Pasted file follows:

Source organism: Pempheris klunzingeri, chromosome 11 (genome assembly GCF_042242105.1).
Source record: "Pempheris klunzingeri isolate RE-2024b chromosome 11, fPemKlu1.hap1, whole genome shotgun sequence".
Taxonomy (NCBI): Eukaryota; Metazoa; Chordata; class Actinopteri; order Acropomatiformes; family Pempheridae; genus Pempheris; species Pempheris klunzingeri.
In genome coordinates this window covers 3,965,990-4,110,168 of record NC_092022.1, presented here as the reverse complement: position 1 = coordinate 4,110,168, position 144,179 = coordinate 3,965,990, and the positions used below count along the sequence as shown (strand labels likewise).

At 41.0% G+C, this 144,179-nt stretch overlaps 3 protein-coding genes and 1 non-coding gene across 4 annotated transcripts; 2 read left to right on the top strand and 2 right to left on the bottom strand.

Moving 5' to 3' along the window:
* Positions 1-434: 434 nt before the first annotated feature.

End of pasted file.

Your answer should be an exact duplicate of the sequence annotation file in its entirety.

Source organism: Pempheris klunzingeri, chromosome 11 (genome assembly GCF_042242105.1).
Source record: "Pempheris klunzingeri isolate RE-2024b chromosome 11, fPemKlu1.hap1, whole genome shotgun sequence".
Taxonomy (NCBI): Eukaryota; Metazoa; Chordata; class Actinopteri; order Acropomatiformes; family Pempheridae; genus Pempheris; species Pempheris klunzingeri.
In genome coordinates this window covers 3,965,990-4,110,168 of record NC_092022.1, presented here as the reverse complement: position 1 = coordinate 4,110,168, position 144,179 = coordinate 3,965,990, and the positions used below count along the sequence as shown (strand labels likewise).

At 41.0% G+C, this 144,179-nt stretch overlaps 3 protein-coding genes and 1 non-coding gene across 4 annotated transcripts; 2 read left to right on the top strand and 2 right to left on the bottom strand.

Moving 5' to 3' along the window:
* Positions 1-434: 434 nt before the first annotated feature.